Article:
Nearly everything was set by the end of August.
The church was chosen, hall booked. The groomsmen would wear gray tuxes and light blue dresses for the bridesmaids. At the reception, there will be touches of the Jersey Shore — the place where Brittany Lowell and Jeff Doney first went steady.
“I'm not a huge fan of flowers, so I am incorporating other things in place of flowers and I am planning on making everything — bouquets, centerpieces, place cards,” Lowell said of her upcoming wedding on Saturday, September 26.
Everything was going smoothly and then last November planning hit a big roadblock: Pope Francis.
The leader of the world’s largest Christian church confirmed he'd make his first trip to the United States and spending three days in Philadelphia from September 25-27 to take part in the World Meeting of Families conference and deliver mass to some 2 million people.
U.S. & World
“As soon as that happened I went into panic mode,” the 26-year-old legal secretary and dance instructor from Northeast Philly said.
It’s not the serious influx of visitors or the traffic or the increased security that is causing a snag, rather, finding a place for the newlyweds-to-be and their guests to stay.
Anticipating the pontiff’s trip, hotels blacked out large portions of the 30,000 rooms in the Philadelphia region to accommodate visitors for the Catholic conference and historic visit. The couple called hotels around their venue in Southampton, Bucks County, in Philadelphia and New Jersey. Each time, they were told there was either no room at the inn or they needed to book extended stays, Lowell said.
“It’s been a nightmare,” she said. “A lot of hotels said that they were completely booked and the ones that weren’t said they were $300 a night and had a three-night minimum. No one’s going to pay $1,000 to stay for our wedding and we can’t ask anyone to do that.”
Lowell and Doney have guests traveling from South Carolina, the Jersey Shore and Delaware County. She says even though the latter two are driving distance, they’re concerned about people driving home after the nuptials.
Adam D’Alonzo and Amy Vandegrift have the same concerns. They booked their wedding for Friday, September 25 in Ambler, Montgomery County. That’s the day Pope Francis is set to arrive. They went far in their planning before finding out booking hotels is near impossible.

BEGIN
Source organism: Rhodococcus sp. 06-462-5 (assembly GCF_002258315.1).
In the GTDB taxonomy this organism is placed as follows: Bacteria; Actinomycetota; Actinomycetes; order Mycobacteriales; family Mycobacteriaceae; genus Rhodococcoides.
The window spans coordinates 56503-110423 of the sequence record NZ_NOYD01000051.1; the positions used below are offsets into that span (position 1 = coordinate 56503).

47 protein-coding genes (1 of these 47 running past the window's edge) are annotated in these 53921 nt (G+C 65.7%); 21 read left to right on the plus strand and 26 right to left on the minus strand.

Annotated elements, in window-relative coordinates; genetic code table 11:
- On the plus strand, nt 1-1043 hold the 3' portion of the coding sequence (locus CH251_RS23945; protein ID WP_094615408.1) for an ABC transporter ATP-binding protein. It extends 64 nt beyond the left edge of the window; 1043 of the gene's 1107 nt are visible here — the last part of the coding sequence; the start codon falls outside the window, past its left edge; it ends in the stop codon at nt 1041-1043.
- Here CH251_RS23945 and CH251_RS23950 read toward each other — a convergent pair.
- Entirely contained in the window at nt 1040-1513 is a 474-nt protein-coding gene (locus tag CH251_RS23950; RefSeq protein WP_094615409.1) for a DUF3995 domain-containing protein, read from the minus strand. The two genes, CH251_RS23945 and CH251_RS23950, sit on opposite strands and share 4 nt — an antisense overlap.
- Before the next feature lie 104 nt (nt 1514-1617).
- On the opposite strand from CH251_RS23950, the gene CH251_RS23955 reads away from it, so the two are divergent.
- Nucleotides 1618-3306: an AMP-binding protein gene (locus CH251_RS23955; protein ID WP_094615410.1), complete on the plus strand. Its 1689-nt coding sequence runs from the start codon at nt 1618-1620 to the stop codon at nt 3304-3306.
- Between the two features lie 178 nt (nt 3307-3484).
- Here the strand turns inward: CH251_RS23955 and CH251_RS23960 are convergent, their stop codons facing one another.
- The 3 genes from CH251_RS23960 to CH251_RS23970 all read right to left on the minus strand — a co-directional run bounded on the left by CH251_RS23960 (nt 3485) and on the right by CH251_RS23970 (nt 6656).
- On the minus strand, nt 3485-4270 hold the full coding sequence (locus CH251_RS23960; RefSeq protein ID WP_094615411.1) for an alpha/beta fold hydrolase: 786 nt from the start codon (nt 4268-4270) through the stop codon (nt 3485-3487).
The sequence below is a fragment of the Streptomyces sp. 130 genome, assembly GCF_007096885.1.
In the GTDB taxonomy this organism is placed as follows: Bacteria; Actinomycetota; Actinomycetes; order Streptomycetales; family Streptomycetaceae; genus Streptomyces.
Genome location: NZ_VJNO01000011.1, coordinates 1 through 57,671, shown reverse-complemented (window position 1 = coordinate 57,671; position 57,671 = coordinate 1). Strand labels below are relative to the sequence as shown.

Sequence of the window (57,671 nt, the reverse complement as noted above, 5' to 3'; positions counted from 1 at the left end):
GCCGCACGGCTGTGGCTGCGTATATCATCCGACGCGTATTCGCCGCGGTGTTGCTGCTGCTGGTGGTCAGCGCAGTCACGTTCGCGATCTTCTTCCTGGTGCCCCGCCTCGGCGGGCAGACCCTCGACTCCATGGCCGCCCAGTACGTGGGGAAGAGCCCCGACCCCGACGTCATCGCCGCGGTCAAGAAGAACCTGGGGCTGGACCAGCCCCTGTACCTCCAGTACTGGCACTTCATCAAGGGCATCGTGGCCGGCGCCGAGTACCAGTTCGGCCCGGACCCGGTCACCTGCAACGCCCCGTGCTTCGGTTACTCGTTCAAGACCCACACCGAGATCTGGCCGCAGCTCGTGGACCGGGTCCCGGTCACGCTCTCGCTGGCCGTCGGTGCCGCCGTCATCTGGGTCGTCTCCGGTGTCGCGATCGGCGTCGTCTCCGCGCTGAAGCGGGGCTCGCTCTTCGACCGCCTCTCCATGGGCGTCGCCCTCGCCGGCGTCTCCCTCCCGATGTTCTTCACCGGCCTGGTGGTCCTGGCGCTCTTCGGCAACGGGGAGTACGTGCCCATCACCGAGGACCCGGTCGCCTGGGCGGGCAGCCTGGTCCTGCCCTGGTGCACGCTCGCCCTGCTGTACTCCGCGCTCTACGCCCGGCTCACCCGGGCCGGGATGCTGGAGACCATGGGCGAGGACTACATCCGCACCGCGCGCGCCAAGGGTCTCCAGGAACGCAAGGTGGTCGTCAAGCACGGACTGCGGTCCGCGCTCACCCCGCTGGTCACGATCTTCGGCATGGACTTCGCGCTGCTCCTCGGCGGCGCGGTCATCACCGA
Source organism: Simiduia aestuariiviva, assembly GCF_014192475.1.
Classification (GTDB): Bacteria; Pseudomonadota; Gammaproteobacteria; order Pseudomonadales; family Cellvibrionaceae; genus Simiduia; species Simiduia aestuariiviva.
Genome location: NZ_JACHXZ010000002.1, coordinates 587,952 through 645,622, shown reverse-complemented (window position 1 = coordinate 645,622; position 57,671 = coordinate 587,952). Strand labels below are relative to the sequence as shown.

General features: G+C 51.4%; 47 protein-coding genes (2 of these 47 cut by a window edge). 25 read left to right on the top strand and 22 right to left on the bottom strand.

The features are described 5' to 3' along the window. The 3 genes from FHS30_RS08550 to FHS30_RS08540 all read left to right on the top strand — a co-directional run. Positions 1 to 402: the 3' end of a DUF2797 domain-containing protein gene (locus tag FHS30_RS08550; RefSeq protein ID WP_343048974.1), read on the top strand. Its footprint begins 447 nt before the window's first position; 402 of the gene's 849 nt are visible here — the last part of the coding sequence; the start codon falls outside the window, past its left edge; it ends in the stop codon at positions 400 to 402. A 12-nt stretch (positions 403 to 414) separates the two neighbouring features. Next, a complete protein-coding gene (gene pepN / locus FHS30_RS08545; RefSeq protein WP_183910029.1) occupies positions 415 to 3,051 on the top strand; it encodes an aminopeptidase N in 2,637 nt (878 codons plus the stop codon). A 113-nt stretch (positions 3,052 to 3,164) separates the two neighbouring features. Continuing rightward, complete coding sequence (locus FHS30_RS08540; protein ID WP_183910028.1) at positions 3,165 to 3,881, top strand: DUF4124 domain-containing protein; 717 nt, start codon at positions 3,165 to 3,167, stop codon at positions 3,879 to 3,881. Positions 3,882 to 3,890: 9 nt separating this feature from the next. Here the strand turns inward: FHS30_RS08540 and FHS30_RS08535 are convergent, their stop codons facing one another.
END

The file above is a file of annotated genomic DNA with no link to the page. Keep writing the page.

“We do have family coming from California and Florida. I have family from South Philly as well,” D’Alonzo, a 27-year-old nurse from Bensalem, told NBC10. “I don’t know what the area is going to be like around that time, too, with all the people in town, so even driving may be a problem.”
Like the other couple, they called hotels all over, but have been unable find reasonable rooms. They considered looking in Atlantic City, reaching out to bed-and-breakfasts or asking family to house people from far away, but are still looking for a miracle.
“We’re kinda hoping that some hotels are going to open up,” D’Alonzo said.
“I think some people were hoping for the hotel thing. I think they’re kind of disappointed by it, but I don’t really have a choice,” added Vandegrift, a 23-year-old nursing student.
Ed Grose, Executive Director of the Greater Philadelphia Hotel Association, said the only real option for couples is to move their wedding date.
“The papal visit is the biggest event in our generation in Philadelphia and the economic impact and the jobs and the exposure for the city is priceless,” he said. “I’m very sympathetic and I hope that the 10 months’ notice was enough.”
Cathy Gough and Jason DeCampli did move their date. Their Great Gasby-inspired wedding was originally set for Saturday, September 26, at Stotesbury Mansion right off Rittenhouse Square. The square is where they got engaged.
DeCampli, a 38-year-old architect from Woodbury, New Jersey, said some hotels would begin the room blocking process before turning around and saying rooms were blacked out. Not getting help from the hotels, he called the city. He didn’t fare any better.
“It was interesting process and it was hard. No one would help. Do I have any options? We’re spending a ton of money, it would be nice if someone could offer some suggestions,” he said.
Luckily, their venue was able to switch the date without penalty and they hadn’t booked many vendors.
“I’m glad I’m a procrastinator, I guess,” said Gough, a 36-year-old high school librarian.
But for others, moving the date is not such an easy decision.
“If you don’t do the wedding, you have to bet on 10-plus vendors being able to change the date,” said Lowell. “We would lose so much money.”
Grose said he hopes vendors would give couples a break with rescheduling their weddings. “Something of the magnitude of a papal visit, I would hope that the vendors of a wedding would understand and work with their clients,” he said.
Lowell was able to secure a small room block at a Bucks County hotel, but expects her 200-person head count to drop. They included a warning to their guests in Save the Dates sent out this weekend.
“Something that’s so positive for the city and so positive for Catholics is turning out to be not so positive for me,” she said. “I’m honestly surprised that the priest hasn’t called to cancel it yet. That was my first worry.”
Still, all three couples agree Pope Francis’ visit is great for the city and they’re trying to make the best of the situation.
“We definitely say we’ll never forget it. We’ll take the memory,” D’Alonzo said.
Quipped Gough: “If it had to happen, the pope seems like a pretty cool guy. If the date had to be moved for someone, he’s a good reason."